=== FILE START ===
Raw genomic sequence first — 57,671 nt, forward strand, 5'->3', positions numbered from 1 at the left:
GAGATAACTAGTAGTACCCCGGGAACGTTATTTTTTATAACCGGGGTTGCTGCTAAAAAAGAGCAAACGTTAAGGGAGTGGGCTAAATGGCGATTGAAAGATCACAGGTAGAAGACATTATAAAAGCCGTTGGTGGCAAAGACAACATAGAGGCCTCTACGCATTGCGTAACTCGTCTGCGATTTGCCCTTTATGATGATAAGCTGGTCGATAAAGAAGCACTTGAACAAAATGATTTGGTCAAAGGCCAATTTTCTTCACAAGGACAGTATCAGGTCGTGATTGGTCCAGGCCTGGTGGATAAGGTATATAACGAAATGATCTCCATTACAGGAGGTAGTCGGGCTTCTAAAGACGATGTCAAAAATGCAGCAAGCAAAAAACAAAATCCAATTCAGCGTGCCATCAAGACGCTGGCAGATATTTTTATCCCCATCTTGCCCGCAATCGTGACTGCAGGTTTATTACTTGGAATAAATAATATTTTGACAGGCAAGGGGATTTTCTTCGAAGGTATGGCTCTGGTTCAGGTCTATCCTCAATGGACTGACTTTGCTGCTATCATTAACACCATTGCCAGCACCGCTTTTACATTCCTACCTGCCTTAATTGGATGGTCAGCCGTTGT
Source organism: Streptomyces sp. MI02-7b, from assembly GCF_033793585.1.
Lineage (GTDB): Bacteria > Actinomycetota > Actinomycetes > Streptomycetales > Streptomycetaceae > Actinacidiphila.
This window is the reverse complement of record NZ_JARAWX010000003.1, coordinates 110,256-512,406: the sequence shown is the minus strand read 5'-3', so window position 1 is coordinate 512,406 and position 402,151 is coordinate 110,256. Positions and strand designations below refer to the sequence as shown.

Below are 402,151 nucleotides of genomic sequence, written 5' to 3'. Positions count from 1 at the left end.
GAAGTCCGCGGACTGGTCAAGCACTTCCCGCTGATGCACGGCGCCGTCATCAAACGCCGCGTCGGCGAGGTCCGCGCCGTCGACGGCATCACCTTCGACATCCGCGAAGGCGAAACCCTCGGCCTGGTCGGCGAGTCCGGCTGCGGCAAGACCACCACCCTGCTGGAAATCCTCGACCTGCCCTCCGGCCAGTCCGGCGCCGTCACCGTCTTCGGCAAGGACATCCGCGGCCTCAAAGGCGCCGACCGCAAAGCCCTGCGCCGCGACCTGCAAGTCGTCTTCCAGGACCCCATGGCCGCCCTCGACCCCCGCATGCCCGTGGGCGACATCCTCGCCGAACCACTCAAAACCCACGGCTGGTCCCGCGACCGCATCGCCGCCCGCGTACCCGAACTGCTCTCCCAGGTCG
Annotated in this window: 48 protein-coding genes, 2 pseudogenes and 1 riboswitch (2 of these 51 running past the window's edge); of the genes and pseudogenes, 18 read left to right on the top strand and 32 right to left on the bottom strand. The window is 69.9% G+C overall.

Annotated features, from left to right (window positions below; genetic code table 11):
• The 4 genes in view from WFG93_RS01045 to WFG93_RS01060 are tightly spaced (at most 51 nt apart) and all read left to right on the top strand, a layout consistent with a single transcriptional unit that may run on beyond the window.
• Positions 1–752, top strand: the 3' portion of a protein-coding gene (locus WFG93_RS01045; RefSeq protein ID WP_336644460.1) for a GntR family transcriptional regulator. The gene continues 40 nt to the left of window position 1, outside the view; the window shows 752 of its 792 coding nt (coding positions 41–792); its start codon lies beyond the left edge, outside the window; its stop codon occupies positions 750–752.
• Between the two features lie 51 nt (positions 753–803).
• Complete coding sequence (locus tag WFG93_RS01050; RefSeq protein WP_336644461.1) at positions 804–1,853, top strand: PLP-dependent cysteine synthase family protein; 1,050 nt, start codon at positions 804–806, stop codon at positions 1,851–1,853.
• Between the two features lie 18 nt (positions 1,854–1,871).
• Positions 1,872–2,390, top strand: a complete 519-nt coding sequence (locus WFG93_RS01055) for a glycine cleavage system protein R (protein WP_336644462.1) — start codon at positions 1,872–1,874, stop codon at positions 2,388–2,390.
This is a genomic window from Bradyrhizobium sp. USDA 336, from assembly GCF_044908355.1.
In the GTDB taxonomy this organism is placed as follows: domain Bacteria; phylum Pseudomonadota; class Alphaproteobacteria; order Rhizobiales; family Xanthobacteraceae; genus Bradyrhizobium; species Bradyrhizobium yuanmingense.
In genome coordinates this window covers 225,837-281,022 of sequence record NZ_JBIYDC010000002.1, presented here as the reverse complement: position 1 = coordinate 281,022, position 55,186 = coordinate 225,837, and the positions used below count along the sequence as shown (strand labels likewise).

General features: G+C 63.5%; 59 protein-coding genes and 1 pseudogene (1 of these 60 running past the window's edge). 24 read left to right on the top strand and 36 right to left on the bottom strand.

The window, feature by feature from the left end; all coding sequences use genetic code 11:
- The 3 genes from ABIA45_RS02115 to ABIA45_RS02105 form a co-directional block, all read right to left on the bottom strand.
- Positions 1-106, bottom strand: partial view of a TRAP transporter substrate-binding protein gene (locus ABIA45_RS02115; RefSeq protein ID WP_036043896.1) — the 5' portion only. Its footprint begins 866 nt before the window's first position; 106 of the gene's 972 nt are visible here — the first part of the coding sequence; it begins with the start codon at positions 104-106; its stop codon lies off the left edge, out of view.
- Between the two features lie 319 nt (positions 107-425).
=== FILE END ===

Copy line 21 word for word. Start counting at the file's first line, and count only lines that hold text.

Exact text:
- The 3 genes from ABIA45_RS02115 to ABIA45_RS02105 form a co-directional block, all read right to left on the bottom strand.